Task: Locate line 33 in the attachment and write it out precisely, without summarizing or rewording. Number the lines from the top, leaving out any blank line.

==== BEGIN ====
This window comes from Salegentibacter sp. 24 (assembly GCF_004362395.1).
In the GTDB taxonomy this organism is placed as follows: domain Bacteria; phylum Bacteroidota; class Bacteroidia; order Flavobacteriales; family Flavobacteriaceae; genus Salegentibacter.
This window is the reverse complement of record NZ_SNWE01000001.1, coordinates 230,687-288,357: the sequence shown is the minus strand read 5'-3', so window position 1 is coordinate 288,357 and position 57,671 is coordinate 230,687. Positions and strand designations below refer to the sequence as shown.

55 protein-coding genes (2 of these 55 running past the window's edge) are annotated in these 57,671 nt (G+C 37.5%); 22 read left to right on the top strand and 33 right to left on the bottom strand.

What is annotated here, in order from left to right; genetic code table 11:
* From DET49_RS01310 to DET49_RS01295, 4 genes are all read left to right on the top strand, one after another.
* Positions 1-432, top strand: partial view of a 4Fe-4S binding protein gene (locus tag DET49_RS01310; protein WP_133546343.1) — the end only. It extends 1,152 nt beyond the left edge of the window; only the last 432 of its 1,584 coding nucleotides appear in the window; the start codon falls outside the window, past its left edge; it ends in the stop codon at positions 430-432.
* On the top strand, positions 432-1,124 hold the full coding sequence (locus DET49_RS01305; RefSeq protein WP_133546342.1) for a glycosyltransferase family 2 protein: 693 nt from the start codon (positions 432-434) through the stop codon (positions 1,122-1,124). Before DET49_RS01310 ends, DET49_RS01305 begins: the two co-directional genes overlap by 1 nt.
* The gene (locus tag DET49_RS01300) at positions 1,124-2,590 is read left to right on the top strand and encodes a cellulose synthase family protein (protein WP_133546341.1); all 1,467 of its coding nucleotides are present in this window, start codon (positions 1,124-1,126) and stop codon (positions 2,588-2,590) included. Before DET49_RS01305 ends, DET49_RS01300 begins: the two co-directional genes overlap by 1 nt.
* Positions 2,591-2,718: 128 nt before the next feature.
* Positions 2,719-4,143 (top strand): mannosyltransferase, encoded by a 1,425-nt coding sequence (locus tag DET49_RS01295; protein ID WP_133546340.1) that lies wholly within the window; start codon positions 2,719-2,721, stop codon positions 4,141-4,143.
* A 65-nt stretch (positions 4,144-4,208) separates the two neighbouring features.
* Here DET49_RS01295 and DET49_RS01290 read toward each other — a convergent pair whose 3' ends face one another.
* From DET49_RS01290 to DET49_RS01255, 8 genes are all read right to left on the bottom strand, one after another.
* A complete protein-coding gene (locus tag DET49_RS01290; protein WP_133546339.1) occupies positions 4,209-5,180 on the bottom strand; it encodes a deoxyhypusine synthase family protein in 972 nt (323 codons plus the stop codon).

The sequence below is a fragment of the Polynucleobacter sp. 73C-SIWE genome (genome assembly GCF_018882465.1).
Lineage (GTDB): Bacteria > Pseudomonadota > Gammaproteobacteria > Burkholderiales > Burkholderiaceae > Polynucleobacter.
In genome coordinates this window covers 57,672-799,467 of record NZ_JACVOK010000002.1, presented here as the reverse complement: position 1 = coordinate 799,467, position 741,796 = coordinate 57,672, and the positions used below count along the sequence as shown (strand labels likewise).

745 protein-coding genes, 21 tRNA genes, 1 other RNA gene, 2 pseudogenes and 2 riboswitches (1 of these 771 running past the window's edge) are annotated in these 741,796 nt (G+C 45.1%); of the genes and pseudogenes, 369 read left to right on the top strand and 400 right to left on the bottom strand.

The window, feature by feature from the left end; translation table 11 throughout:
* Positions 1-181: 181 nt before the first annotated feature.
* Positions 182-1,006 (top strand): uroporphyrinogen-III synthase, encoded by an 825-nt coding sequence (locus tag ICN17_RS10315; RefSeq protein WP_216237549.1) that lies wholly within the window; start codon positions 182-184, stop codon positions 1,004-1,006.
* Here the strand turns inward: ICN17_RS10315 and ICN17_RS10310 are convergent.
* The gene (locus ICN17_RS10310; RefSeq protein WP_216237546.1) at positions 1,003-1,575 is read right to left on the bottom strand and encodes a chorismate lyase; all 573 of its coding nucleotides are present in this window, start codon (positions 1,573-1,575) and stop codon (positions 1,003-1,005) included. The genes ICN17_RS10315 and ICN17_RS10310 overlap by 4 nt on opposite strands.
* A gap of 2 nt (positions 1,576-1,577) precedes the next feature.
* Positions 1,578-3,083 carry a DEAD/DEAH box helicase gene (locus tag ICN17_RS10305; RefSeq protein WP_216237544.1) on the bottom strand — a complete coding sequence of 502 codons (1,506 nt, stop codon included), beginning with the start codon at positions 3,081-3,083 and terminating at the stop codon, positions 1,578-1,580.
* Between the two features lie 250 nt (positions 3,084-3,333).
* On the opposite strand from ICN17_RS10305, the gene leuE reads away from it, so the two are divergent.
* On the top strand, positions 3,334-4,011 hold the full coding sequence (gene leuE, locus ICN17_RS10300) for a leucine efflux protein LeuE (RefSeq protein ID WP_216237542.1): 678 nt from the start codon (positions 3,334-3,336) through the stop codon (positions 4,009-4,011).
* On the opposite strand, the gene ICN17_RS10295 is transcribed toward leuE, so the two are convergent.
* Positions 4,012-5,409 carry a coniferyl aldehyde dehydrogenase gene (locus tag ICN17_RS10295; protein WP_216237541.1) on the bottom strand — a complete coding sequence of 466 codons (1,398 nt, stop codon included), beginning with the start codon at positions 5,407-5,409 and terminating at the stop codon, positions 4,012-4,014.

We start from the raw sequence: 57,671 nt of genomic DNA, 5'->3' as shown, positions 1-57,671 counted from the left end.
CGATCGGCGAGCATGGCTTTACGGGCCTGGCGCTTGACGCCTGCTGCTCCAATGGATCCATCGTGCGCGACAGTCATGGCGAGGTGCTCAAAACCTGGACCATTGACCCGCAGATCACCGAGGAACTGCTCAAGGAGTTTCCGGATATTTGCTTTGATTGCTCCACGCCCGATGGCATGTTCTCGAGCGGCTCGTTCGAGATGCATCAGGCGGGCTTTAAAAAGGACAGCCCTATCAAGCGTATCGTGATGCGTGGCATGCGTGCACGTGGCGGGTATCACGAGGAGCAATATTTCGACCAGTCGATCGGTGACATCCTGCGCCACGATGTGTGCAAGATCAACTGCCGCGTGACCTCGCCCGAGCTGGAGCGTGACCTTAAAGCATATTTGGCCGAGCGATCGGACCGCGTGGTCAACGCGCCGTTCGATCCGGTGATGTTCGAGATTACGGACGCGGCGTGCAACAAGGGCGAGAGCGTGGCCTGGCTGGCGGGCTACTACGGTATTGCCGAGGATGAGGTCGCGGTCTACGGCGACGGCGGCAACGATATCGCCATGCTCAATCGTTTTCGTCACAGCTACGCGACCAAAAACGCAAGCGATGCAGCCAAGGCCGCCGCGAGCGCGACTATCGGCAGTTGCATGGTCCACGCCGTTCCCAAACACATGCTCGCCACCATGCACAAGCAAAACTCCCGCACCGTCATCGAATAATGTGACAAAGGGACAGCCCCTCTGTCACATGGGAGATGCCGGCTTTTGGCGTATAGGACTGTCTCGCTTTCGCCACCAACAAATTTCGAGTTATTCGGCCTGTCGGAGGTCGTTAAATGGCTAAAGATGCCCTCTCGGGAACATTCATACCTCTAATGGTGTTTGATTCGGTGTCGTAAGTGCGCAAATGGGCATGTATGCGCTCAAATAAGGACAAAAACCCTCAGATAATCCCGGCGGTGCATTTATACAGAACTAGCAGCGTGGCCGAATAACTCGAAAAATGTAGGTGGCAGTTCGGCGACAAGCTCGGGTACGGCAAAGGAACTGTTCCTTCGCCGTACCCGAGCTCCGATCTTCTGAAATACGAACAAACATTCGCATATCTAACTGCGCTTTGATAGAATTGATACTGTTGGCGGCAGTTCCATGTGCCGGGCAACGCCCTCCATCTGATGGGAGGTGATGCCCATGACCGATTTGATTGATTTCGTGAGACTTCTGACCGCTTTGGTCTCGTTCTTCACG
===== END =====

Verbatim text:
CGATCGGCGAGCATGGCTTTACGGGCCTGGCGCTTGACGCCTGCTGCTCCAATGGATCCATCGTGCGCGACAGTCATGGCGAGGTGCTCAAAACCTGGACCATTGACCCGCAGATCACCGAGGAACTGCTCAAGGAGTTTCCGGATATTTGCTTTGATTGCTCCACGCCCGATGGCATGTTCTCGAGCGGCTCGTTCGAGATGCATCAGGCGGGCTTTAAAAAGGACAGCCCTATCAAGCGTATCGTGATGCGTGGCATGCGTGCACGTGGCGGGTATCACGAGGAGCAATATTTCGACCAGTCGATCGGTGACATCCTGCGCCACGATGTGTGCAAGATCAACTGCCGCGTGACCTCGCCCGAGCTGGAGCGTGACCTTAAAGCATATTTGGCCGAGCGATCGGACCGCGTGGTCAACGCGCCGTTCGATCCGGTGATGTTCGAGATTACGGACGCGGCGTGCAACAAGGGCGAGAGCGTGGCCTGGCTGGCGGGCTACTACGGTATTGCCGAGGATGAGGTCGCGGTCTACGGCGACGGCGGCAACGATATCGCCATGCTCAATCGTTTTCGTCACAGCTACGCGACCAAAAACGCAAGCGATGCAGCCAAGGCCGCCGCGAGCGCGACTATCGGCAGTTGCATGGTCCACGCCGTTCCCAAACACATGCTCGCCACCATGCACAAGCAAAACTCCCGCACCGTCATCGAATAATGTGACAAAGGGACAGCCCCTCTGTCACATGGGAGATGCCGGCTTTTGGCGTATAGGACTGTCTCGCTTTCGCCACCAACAAATTTCGAGTTATTCGGCCTGTCGGAGGTCGTTAAATGGCTAAAGATGCCCTCTCGGGAACATTCATACCTCTAATGGTGTTTGATTCGGTGTCGTAAGTGCGCAAATGGGCATGTATGCGCTCAAATAAGGACAAAAACCCTCAGATAATCCCGGCGGTGCATTTATACAGAACTAGCAGCGTGGCCGAATAACTCGAAAAATGTAGGTGGCAGTTCGGCGACAAGCTCGGGTACGGCAAAGGAACTGTTCCTTCGCCGTACCCGAGCTCCGATCTTCTGAAATACGAACAAACATTCGCATATCTAACTGCGCTTTGATAGAATTGATACTGTTGGCGGCAGTTCCATGTGCCGGGCAACGCCCTCCATCTGATGGGAGGTGATGCCCATGACCGATTTGATTGATTTCGTGAGACTTCTGACCGCTTTGGTCTCGTTCTTCACG